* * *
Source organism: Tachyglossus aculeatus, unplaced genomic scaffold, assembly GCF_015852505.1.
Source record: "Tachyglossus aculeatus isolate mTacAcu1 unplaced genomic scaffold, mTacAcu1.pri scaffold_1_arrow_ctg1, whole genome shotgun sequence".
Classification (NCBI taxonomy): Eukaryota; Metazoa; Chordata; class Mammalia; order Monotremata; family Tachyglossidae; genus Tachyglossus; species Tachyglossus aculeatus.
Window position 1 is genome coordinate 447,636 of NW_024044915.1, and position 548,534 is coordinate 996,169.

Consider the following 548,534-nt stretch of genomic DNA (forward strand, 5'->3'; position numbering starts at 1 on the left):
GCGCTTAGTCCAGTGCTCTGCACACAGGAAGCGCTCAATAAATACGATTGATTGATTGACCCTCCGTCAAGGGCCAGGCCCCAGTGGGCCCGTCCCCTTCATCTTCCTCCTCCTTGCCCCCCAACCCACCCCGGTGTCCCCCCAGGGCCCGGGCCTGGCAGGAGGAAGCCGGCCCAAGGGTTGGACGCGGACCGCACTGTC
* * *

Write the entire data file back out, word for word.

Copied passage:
Source organism: Tachyglossus aculeatus, unplaced genomic scaffold, assembly GCF_015852505.1.
Source record: "Tachyglossus aculeatus isolate mTacAcu1 unplaced genomic scaffold, mTacAcu1.pri scaffold_1_arrow_ctg1, whole genome shotgun sequence".
Classification (NCBI taxonomy): Eukaryota; Metazoa; Chordata; class Mammalia; order Monotremata; family Tachyglossidae; genus Tachyglossus; species Tachyglossus aculeatus.
Window position 1 is genome coordinate 447,636 of NW_024044915.1, and position 548,534 is coordinate 996,169.

Consider the following 548,534-nt stretch of genomic DNA (forward strand, 5'->3'; position numbering starts at 1 on the left):
GCGCTTAGTCCAGTGCTCTGCACACAGGAAGCGCTCAATAAATACGATTGATTGATTGACCCTCCGTCAAGGGCCAGGCCCCAGTGGGCCCGTCCCCTTCATCTTCCTCCTCCTTGCCCCCCAACCCACCCCGGTGTCCCCCCAGGGCCCGGGCCTGGCAGGAGGAAGCCGGCCCAAGGGTTGGACGCGGACCGCACTGTC